The evening starts at 6 p.m. with a silent auction and cocktail time, followed by dinner and guest speaker Rick Wagner, talk show host of “Getting it Right” on KNZZ 1100AM, who will talk about the GOP challenges for 2012 and how celebrating the past can help the party plan for its future.
Second Chance Pursues Special Use Permit for Angel Ridge Ranch
RIDGWAY – Second Chance Humane Society is on the path toward purchasing a new animal shelter at Angel Ridge Ranch, Executive Director Kelly Goodin announced this week.
“Angel Ridge offers everything that we have been seeking in a new shelter – location, affordability, adequate space for operations allowing the animals to thrive while awaiting adoption, a welcoming environment with ease of public access, appropriate distance from neighbors, and easy access to the river trail and other trails for walking the dogs,” she said.
Although under contract, the purchase is pending approval of a special use permit, which requires passing several levels of approval, including the joint Ouray County Planning Commission/Ridgway Area Planning Board and the Board of County Commissioners, to allow animal shelter to relocate to Angel Ridge.
Located at the intersection of U.S. Hwy 550 and County Road 10, Angel Ridge Ranch was most recently used for varying purposes including an animal sanctuary for horses and a variety of other farm and companion animals, boarding for dogs, a bed and breakfast, a wedding venue, and more. (It is also the site of the recent unsuccessful attempt by Sun Edison and SMPA to develop a solar ranch, which was overwhelmingly quashed by public opposition.)
Goodin pronounced herself “cautiously” optimistic that the 52-acre grounds, the community will recognize this non-commercial venture as being in harmony with the beauty of the surrounding area and rally its support. “Second Chance is committed to satisfying all County requirements for obtaining a permit as well as understanding and mitigating community concerns. We will be approaching the surrounding neighbors to share with them our plans for the property and address any apprehensions that they might have – we want to make this work for them too,” Goodin said.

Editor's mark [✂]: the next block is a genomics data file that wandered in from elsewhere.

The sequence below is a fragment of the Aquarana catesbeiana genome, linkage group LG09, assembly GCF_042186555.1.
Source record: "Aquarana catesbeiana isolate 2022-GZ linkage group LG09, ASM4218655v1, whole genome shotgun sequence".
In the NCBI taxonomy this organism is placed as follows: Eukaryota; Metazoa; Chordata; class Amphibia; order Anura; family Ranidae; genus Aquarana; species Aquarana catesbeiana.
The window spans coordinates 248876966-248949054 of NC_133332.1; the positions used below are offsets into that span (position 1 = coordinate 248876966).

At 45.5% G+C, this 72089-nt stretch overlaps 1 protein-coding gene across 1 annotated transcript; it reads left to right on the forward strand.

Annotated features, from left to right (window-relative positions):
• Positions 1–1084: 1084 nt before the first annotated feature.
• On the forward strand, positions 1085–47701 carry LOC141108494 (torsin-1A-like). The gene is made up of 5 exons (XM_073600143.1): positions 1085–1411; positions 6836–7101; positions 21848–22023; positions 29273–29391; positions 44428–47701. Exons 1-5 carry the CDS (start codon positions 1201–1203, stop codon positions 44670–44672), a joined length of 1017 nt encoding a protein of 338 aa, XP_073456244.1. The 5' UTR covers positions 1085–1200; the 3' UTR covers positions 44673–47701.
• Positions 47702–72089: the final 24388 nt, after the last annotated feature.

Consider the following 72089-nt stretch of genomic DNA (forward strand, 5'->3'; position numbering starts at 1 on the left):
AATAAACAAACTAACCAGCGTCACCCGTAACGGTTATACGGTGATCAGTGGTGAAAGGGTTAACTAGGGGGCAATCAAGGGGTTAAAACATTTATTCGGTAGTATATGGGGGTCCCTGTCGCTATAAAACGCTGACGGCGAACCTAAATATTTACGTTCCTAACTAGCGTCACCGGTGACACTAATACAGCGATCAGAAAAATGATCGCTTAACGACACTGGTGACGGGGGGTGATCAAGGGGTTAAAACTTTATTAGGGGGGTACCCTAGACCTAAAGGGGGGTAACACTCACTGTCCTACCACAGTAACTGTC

San Juan Kids Cavity Prevention Program Receives Oral Health Innovation Award
DENVER –The Telluride Foundation’s school-based cavity prevention program, the San Juan Kids Cavity Prevention Program, or Skippy, launched in partnership with the Montrose Community Dental Clinic and the Forsyth Institute in Boston, has won statewide recognition for Innovation in Children’s Oral Health Care from the Colorado Association of School-Based Health Care. Skippy was selected among 47 school-based health care centers in the State of Colorado at the Association’s annual meeting in Denver this month.
“We are so proud of the Colorado Association of School-Based Health Care award and the great service the Skippy program is providing to our regions kids,” said Gary Steinbach, Skippy Administrator. “In our region, many kids lack a dental home or regular oral health services. The award recognizes Skippy’s success in achieving strong school support and participation, the clinical outcome results and study and our health insurance enrollment program.”
According to Steinbach, Skippy’s wide acceptance at 12 participating elementary schools in Naturita, Paradox, Norwood, Telluride, Ridgway, Ouray, Montrose, Olathe and Delta, has been key to the success of the program. Since 2008, Skippy has provided two cavity prevention treatments each school-year to over 950 children each school-year.
Skippy participates in a clinical outcome study which is conducted each year by the Forsyth Institute, Boston. According to Richard Neiderman, DMD, Director of Evidence Based Dentistry, children participating in three or more Skippy treatments experience the following oral health outcomes: First, the percentage of children experiencing pain, abscesses or swelling, was reduced from 15 percent of children on the first visit to only 3 percent by the third visit. Second, the percentage of teeth with untreated decay was reduced from 3.2 percent to near zero or 0.6 percent.
According to the Colorado Association of School-Based Health Care, Skippy is the only school-based oral health program in Colorado that participates in an ongoing clinical outcome study conducted by an independent clinical research organization.
Skippy also provides a health insurance enrollment program. “Our program identifies children who do not have health insurance and coordinates health insurance enrollment services for eligible children and their families in Medicaid and CHP+,” said Steinbach. ‘Since 2008 Skippy has identified over 400 uninsured children without health insurance and has enrolled 220 eligible children and their family members.”
Funding has been provided by the Telluride Foundation, the Caring for Colorado and El Pomar Foundations and private donors. The program is free for all local children and is offered in elementary schools in Ouray, Montrose, San Miguel and Delta counties. Since the program’s inception, 2,511 treatments have been delivered to nearly 1,000 children ages 5-12 at twelve participating elementary schools.
The Local Healthcare Initiative was established by the Telluride Foundation in 2006 to identify and strategically act on health care service gaps and leverage resources and programs among providers and clinics. Its mission is to improve the health of children and adults in San Miguel, Ouray and west Montrose counties by collaborating with local health care providers to identify and prioritize local health needs and by developing, funding, and implementing preventive health programs.